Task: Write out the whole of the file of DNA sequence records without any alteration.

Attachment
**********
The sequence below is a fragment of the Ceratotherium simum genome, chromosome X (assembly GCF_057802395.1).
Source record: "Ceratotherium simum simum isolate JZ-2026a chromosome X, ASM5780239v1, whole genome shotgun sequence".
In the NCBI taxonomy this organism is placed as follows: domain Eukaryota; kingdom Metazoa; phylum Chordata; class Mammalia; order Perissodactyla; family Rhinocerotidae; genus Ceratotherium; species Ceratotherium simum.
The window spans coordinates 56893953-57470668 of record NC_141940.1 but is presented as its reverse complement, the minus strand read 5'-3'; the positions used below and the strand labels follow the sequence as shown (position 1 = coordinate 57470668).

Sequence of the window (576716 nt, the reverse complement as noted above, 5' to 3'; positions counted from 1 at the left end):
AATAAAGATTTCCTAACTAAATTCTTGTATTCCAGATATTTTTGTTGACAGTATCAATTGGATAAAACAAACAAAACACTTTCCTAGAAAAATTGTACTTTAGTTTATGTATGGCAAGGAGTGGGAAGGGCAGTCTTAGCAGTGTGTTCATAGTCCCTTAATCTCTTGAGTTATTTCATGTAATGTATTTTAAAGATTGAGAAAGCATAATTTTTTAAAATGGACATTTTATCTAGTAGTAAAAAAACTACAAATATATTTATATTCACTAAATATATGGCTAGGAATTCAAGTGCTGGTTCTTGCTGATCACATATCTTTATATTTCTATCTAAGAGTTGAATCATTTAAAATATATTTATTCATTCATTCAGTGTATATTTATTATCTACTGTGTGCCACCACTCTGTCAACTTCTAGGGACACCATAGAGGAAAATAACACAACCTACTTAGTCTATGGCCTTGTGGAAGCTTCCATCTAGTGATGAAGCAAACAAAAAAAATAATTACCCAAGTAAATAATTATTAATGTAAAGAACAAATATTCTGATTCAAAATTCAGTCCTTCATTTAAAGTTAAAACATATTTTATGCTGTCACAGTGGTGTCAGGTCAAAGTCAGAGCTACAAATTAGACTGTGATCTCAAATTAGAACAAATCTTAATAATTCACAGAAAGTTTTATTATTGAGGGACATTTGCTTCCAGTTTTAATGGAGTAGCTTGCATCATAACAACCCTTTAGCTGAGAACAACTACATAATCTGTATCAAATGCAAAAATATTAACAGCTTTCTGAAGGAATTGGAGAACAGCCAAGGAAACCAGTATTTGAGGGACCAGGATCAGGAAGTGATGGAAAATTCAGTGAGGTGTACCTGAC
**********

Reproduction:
The sequence below is a fragment of the Ceratotherium simum genome, chromosome X (assembly GCF_057802395.1).
Source record: "Ceratotherium simum simum isolate JZ-2026a chromosome X, ASM5780239v1, whole genome shotgun sequence".
In the NCBI taxonomy this organism is placed as follows: domain Eukaryota; kingdom Metazoa; phylum Chordata; class Mammalia; order Perissodactyla; family Rhinocerotidae; genus Ceratotherium; species Ceratotherium simum.
The window spans coordinates 56893953-57470668 of record NC_141940.1 but is presented as its reverse complement, the minus strand read 5'-3'; the positions used below and the strand labels follow the sequence as shown (position 1 = coordinate 57470668).

Sequence of the window (576716 nt, the reverse complement as noted above, 5' to 3'; positions counted from 1 at the left end):
AATAAAGATTTCCTAACTAAATTCTTGTATTCCAGATATTTTTGTTGACAGTATCAATTGGATAAAACAAACAAAACACTTTCCTAGAAAAATTGTACTTTAGTTTATGTATGGCAAGGAGTGGGAAGGGCAGTCTTAGCAGTGTGTTCATAGTCCCTTAATCTCTTGAGTTATTTCATGTAATGTATTTTAAAGATTGAGAAAGCATAATTTTTTAAAATGGACATTTTATCTAGTAGTAAAAAAACTACAAATATATTTATATTCACTAAATATATGGCTAGGAATTCAAGTGCTGGTTCTTGCTGATCACATATCTTTATATTTCTATCTAAGAGTTGAATCATTTAAAATATATTTATTCATTCATTCAGTGTATATTTATTATCTACTGTGTGCCACCACTCTGTCAACTTCTAGGGACACCATAGAGGAAAATAACACAACCTACTTAGTCTATGGCCTTGTGGAAGCTTCCATCTAGTGATGAAGCAAACAAAAAAAATAATTACCCAAGTAAATAATTATTAATGTAAAGAACAAATATTCTGATTCAAAATTCAGTCCTTCATTTAAAGTTAAAACATATTTTATGCTGTCACAGTGGTGTCAGGTCAAAGTCAGAGCTACAAATTAGACTGTGATCTCAAATTAGAACAAATCTTAATAATTCACAGAAAGTTTTATTATTGAGGGACATTTGCTTCCAGTTTTAATGGAGTAGCTTGCATCATAACAACCCTTTAGCTGAGAACAACTACATAATCTGTATCAAATGCAAAAATATTAACAGCTTTCTGAAGGAATTGGAGAACAGCCAAGGAAACCAGTATTTGAGGGACCAGGATCAGGAAGTGATGGAAAATTCAGTGAGGTGTACCTGAC